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'Real World' anything but real
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by Ross Gianfortune

Jan. 9, 2004

Recently, the twelfth season of MTV's "The Real World" graced TVs across the county. "The Real World" is a study in amazing pop culture phenomena, if only because it was the first popular "reality show." And, as everyone knows, reality TV is very popular.

Not that anyone wants to admit watching it. In fact, reality TV is like pop music, pornography or fast food; no one admits to consuming it, yet it's vastly popular. "American Idol" is one of the highest rated shows on TV. Fox's Paris Hilton/Nicole Richie/Green Acres vehicle "The Simple Life" drew a better rating than President Bush addressing the nation after Saddam Hussein's capture.

"The Real World" is no different. While not MTV's highest rated show, the series is one of the network's longest-running shows. It works because "The Real World" was (and still is) a genius idea. The producers would find seven or nine strangers, throw them into a house in a cool city and make them live together.

(Just an aside here, it always bothered me that the producers chose stupid cities to put the show in. The first two seasons made sense: New York and Los Angeles. The show then moved to San Francisco, which makes a fair amount of sense, as San Francisco is a pretty hip town. Being from Chicago, I expected the show to get to Chicago soon, but it took MTV until the eleventh season to go to my hometown, the third largest city in the U.S. Washington, D.C. has yet to host a season. San Diego has one. Las Vegas had one. Honolulu even had one, for Pete's sake. MTV, get "The Real World" to Washington, soon. You are neglecting the nation's capital)

In the show, the makeup of the people (and the differences between housemembers) was integral and MTV understood that. The first season was a feeling-out season and it worked out well. House members fought a little; they kicked someone out and ratings showed Americans' true voyeuristic tendencies. MTV soon found this to be the formula: get two different stereotypes and have them fight.

Each season found a new stereotype collision. In season two, it was the country hillbilly brought o LA to be a C&W; singer clashing with the young black man from southern California. The next year, in San Francisco, the dirty bike messenger clashed with everyone in the house, from the California Catholic to the Cuban-American AIDS sufferer to the Bay Area-native Jewish Mensch cartoonist. Later seasons had such illustrious characters as the small-town race car driver, the Mormon who got kicked out of BYU because of the show, the latently homosexual playwright, the punk-rock Londoner, the leggy Australian primadonna model, the totally off-balance Hawaiian and the muscle-bound singer who sang the "Be my baby tonight" song (easily the most bizarre moment in RW: New Orleans). The list goes on. If you are a stereotype, you're on.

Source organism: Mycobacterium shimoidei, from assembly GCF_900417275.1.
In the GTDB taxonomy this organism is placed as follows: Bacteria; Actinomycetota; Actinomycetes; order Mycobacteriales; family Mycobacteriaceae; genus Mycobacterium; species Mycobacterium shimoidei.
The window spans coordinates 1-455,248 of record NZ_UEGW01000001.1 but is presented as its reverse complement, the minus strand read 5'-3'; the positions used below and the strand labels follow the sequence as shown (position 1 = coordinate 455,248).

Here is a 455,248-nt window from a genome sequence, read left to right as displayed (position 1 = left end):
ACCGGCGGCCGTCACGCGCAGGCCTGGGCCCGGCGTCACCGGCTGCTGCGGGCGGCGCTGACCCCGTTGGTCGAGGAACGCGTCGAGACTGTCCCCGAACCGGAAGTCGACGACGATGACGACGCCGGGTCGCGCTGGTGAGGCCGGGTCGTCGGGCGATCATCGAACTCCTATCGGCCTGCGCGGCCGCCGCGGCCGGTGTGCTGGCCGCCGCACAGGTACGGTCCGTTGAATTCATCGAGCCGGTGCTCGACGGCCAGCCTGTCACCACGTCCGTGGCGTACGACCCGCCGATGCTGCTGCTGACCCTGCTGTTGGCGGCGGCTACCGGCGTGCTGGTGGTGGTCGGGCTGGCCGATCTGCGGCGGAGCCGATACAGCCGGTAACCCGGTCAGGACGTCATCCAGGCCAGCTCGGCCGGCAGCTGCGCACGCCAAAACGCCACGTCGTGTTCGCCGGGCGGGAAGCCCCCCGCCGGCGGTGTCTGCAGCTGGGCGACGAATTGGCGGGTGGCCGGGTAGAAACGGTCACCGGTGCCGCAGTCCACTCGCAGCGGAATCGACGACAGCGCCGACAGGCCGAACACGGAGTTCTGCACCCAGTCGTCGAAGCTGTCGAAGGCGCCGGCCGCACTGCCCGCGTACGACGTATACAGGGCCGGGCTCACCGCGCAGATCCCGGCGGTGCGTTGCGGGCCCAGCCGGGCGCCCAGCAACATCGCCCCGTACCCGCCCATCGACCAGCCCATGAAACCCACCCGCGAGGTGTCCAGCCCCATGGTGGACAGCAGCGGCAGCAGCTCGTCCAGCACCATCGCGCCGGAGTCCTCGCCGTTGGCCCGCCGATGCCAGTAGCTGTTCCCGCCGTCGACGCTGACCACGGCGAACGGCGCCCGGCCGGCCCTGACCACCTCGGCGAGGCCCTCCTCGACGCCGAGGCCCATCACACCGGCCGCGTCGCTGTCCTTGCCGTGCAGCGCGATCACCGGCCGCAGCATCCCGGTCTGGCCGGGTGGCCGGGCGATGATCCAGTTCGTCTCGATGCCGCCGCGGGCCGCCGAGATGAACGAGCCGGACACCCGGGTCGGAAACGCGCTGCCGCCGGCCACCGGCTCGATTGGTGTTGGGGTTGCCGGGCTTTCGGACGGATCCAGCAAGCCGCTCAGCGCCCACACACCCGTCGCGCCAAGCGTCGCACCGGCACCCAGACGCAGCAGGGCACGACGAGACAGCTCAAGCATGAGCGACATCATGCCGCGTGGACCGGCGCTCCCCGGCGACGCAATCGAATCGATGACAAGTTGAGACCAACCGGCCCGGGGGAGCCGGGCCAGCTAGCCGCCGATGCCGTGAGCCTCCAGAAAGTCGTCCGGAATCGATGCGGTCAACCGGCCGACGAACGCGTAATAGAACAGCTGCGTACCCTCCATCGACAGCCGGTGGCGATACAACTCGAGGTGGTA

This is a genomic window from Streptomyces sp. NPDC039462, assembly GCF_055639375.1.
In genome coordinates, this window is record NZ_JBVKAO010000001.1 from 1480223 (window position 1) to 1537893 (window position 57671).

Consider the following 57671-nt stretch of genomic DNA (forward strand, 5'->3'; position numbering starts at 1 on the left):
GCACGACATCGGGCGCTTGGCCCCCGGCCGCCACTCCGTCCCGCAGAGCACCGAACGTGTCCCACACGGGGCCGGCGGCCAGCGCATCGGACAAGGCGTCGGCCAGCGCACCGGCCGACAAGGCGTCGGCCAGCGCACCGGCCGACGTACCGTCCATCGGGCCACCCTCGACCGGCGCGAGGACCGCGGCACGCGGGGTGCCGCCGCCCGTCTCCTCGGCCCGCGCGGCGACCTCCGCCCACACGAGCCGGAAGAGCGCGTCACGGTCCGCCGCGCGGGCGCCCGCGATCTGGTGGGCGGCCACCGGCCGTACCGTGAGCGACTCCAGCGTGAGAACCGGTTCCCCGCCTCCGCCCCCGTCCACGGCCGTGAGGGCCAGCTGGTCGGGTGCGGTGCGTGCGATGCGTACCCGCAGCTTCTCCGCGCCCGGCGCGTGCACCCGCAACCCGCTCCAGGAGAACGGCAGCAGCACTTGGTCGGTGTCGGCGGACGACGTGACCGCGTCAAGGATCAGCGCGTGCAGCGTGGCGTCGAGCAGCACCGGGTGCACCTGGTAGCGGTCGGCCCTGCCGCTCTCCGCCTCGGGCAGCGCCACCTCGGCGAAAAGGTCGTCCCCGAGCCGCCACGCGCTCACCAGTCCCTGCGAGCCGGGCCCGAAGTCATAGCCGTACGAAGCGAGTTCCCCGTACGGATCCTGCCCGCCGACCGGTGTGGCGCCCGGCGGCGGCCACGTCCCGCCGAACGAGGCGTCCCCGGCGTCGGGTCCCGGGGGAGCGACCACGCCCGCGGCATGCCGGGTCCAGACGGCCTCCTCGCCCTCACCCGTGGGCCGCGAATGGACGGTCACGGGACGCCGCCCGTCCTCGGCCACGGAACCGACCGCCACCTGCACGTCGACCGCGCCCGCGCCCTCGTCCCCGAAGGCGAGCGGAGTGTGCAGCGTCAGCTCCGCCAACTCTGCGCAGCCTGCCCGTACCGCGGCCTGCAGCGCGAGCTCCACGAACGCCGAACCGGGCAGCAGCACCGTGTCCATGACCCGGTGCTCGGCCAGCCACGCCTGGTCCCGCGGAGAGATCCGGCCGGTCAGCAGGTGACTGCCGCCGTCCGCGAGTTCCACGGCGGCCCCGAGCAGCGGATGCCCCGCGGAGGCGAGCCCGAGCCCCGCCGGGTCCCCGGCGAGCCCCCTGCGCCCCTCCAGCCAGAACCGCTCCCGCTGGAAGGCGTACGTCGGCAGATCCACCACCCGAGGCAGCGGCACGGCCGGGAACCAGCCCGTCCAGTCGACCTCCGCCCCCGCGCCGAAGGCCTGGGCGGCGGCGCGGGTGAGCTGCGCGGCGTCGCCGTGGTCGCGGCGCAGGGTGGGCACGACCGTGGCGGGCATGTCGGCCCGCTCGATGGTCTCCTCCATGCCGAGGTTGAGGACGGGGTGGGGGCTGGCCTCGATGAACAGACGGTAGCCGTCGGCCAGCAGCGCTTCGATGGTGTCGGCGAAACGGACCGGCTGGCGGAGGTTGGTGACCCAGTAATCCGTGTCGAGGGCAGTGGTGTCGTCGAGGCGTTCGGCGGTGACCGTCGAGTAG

Life, obviously, is not that one-dimensional.

We're not simply "the bike messenger guy" or the "sassy urban black lady" or the "crazy German guy." Human beings are more complex than that. So, a reality show that accurately reflected reality would be too complex, too dense and impossible to follow.

Moreover, the real real world stinks. Take my life. Do you want to watch me sit in traffic on the Beltway every morning for an hour? Do you want to watch me microwave TV dinners while watching cartoons? Do you want to watch me walk my dog? Of course not. My life, just like yours, is probably pretty boring.

Life is boring. TV is not boring; we watch TV to get away from life. This is why the real world isn't the real world. It's what I want to be the real world; it's what we all wanted the real world to be. The Real World was successful because it wasn't the real world. It was the fake world with seven to nine people living in absolute splendor, acting like spoiled rich kids. It was what we all wanted our real worlds to be: exciting, sexy and interesting.

Once a network comprised only of music videos, MTV now only dabbles in reality television. Once, MTV had some nice original programming. "Remote Control" was a fun, innocent game show. "Beavis and Butthead" was an edgy cartoon. Now, the station now boasts such illustrious programming as "Becoming," (fan-boys get to play dress-up) "Made,"(fat kids get personal trainers) "Fraternity Life,"(rich kids get drunk and hurt one another) and- I am not making this up- "Rich Girls," a show profiling two millionaire teenage girls as they shop and cavort.

One of the stars of "Rich Girls" is a hotel heiress (kind of like Paris Hilton, without the anorexia, vapidity and sex tape) and the other is Tommy Hilfiger's daughter. In each episode, we see them dropping thousands of dollars at swank New York boutiques. Maybe not the Real World, but certainly better than the real real world.

To contact Ross Gianfortune, e-mail rgianfortune@gazette.net


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